News Release

New technique lets scientists create resistance-free electron channels

For the first time, scientists electrically manipulate a ‘chiral interface state’ in a 2D material, with promise for energy-efficient microelectronics and quantum computing

Peer-Reviewed Publication

DOE/Lawrence Berkeley National Laboratory

chiral interface state


Scanning tunneling microscopy images show a chiral interface state wavefunction (bright stripe) in a QAH insulator made from twisted monolayer-bilayer graphene in a 2D device. The interface can be moved across the sample by modulating the voltage on a gate electrode placed underneath the graphene layers.

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Credit: Canxun Zhang/Berkeley Lab

An international research team led by Lawrence Berkeley National Laboratory (Berkeley Lab) has taken the first atomic-resolution images and demonstrated electrical control of a chiral interface state – an exotic quantum phenomenon that could help researchers advance quantum computing and energy-efficient electronics.

The chiral interface state is a conducting channel that allows electrons to travel in only one direction, preventing them from being scattered backwards and causing energy-wasting electrical resistance. Researchers are working to better understand the properties of chiral interface states in real materials but visualizing their spatial characteristics has proved to be exceptionally difficult.

But now, for the first time, atomic-resolution images captured by a research team at Berkeley Lab and UC Berkeley have directly visualized a chiral interface state. The researchers also demonstrated on-demand creation of these resistance-free conducting channels in a 2D insulator.

Their work, which was reported in the journal Nature Physics, is part of Berkeley Lab’s broader push to advance quantum computing and other quantum information system applications, including the design and synthesis of quantum materials to address pressing technological needs.

“Previous experiments have demonstrated that chiral interface states exist, but no one has ever visualized them with such high resolution. Our work shows for the first time what these 1D states look like at the atomic scale, including how we can alter them – and even create them,” said first author Canxun Zhang, a former graduate student researcher in Berkeley Lab’s Materials Sciences Division and the Department of Physics at UC Berkeley. He is now a postdoctoral researcher at UC Santa Barbara.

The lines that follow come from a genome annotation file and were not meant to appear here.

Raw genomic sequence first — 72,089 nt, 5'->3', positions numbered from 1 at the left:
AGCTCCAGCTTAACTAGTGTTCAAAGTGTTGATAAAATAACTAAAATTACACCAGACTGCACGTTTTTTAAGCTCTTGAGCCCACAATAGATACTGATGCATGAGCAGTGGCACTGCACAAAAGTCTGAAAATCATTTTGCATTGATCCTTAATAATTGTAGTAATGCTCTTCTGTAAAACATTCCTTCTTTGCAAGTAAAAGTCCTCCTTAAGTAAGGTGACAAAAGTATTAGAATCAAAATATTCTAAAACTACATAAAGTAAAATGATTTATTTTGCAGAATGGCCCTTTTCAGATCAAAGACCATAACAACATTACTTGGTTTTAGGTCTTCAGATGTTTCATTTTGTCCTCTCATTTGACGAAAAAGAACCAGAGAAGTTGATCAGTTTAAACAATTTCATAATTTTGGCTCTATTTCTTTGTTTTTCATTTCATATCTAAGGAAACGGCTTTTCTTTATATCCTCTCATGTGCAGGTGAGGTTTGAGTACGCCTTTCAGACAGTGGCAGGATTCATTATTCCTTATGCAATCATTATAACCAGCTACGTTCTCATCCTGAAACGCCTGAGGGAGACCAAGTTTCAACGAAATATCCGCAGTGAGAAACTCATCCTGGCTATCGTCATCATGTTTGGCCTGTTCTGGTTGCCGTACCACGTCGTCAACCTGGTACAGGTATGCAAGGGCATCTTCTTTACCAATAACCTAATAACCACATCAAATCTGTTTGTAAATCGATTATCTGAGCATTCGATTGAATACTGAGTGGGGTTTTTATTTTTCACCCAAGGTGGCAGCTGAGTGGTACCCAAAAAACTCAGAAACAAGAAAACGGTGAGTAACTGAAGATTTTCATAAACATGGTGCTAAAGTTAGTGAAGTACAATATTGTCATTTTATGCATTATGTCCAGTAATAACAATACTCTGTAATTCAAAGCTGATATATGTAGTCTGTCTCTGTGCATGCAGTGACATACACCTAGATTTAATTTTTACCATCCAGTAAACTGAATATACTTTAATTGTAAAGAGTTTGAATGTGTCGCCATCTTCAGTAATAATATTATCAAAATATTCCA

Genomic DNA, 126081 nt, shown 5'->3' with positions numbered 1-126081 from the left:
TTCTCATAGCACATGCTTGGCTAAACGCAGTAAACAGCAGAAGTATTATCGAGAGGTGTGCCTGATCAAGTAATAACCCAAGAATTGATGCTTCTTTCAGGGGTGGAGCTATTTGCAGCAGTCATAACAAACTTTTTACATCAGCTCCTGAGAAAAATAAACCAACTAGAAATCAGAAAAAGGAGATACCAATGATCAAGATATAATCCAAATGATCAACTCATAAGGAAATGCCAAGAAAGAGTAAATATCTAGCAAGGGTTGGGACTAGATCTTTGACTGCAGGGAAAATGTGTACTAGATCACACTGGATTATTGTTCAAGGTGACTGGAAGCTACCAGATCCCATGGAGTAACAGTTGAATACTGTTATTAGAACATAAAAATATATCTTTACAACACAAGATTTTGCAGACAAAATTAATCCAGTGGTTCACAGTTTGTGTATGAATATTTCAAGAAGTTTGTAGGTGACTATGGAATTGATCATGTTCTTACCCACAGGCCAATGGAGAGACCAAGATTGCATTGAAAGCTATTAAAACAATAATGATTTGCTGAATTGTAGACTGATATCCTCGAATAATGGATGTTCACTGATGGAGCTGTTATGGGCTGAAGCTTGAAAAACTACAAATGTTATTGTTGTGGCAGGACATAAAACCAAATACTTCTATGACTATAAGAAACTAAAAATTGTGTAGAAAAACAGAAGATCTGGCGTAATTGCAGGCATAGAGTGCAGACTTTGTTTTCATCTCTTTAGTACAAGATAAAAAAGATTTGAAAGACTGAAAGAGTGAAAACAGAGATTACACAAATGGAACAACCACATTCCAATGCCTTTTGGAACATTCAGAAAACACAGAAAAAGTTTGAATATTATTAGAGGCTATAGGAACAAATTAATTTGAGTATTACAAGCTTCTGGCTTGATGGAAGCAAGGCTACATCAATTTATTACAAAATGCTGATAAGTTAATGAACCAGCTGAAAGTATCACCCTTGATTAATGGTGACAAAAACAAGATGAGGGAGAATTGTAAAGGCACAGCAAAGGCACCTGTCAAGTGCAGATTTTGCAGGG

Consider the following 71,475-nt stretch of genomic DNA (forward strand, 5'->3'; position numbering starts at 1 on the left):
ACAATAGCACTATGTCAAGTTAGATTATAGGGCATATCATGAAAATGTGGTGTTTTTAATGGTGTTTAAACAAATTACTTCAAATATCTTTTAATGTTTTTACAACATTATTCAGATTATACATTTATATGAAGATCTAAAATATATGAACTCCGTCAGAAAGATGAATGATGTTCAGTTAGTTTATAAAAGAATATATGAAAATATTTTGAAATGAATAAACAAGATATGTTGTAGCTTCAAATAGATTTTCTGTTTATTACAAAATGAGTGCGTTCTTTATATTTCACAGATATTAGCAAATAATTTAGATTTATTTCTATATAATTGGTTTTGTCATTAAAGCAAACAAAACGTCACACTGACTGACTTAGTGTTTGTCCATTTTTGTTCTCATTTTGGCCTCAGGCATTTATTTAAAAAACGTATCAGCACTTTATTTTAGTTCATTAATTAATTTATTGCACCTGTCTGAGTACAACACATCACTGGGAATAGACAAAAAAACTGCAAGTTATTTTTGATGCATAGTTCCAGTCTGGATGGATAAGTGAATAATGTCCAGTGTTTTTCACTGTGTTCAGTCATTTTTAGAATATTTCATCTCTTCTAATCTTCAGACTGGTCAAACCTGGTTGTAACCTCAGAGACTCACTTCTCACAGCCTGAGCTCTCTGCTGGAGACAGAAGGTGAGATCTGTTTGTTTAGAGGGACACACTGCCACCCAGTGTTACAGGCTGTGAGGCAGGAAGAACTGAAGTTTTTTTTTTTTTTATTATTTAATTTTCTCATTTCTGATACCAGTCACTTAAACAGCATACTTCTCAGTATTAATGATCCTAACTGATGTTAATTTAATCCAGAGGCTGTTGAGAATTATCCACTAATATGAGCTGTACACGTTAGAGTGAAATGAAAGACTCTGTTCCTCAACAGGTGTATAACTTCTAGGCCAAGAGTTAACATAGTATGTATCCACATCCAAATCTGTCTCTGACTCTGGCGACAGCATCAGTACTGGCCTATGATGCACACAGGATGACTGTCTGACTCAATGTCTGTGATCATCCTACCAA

Chiral interface states can occur in certain types of 2D materials known as quantum anomalous Hall (QAH) insulators that are insulators in bulk but conduct electrons without resistance at one-dimensional “edges” – the physical boundaries of the material and interfaces with other materials.

To prepare chiral interface states, the team worked at Berkeley Lab’s Molecular Foundry to fabricate a device called twisted monolayer-bilayer graphene, which is a stack of two atomically thin layers of graphene rotated precisely relative to one another, creating a moiré superlattice that exhibits the QAH effect.

In subsequent experiments at the UC Berkeley Department of Physics, the researchers used a scanning tunneling microscope (STM) to detect different electronic states in the sample, allowing them to visualize the wavefunction of the chiral interface state. Other experiments showed that the chiral interface state can be moved across the sample by modulating the voltage on a gate electrode placed underneath the graphene layers. In a final demonstration of control, the researchers showed that a voltage pulse from the tip of an STM probe can “write” a chiral interface state into the sample, erase it, and even rewrite a new one where electrons flow in the opposite direction.

The findings may help researchers build tunable networks of electron channels with promise for energy-efficient microelectronics and low-power magnetic memory devices in the future, and for quantum computation making use of the exotic electron behaviors in QAH insulators.

The researchers intend to use their technique to study more exotic physics in related materials, such as anyons, a new type of quasiparticle that could enable a route to quantum computation.

“Our results provide information that wasn’t possible before. There is still a long way to go, but this is a good first step,” Zhang said.

The work was led by Michael Crommie, a senior faculty scientist in Berkeley Lab’s Materials Sciences Division and physics professor at UC Berkeley.

Tiancong Zhu, a former postdoctoral researcher in the Crommie group at Berkeley Lab and UC Berkeley, contributed as co-corresponding author and is now a physics professor at Purdue University.

The Molecular Foundry is a DOE Office of Science user facility at Berkeley Lab.

This work was supported by the DOE Office of Science. Additional funding was provided by the National Science Foundation.


Lawrence Berkeley National Laboratory (Berkeley Lab) is committed to delivering solutions for humankind through research in clean energy, a healthy planet, and discovery science. Founded in 1931 on the belief that the biggest problems are best addressed by teams, Berkeley Lab and its scientists have been recognized with 16 Nobel Prizes. Researchers from around the world rely on the Lab’s world-class scientific facilities for their own pioneering research. Berkeley Lab is a multiprogram national laboratory managed by the University of California for the U.S. Department of Energy’s Office of Science.

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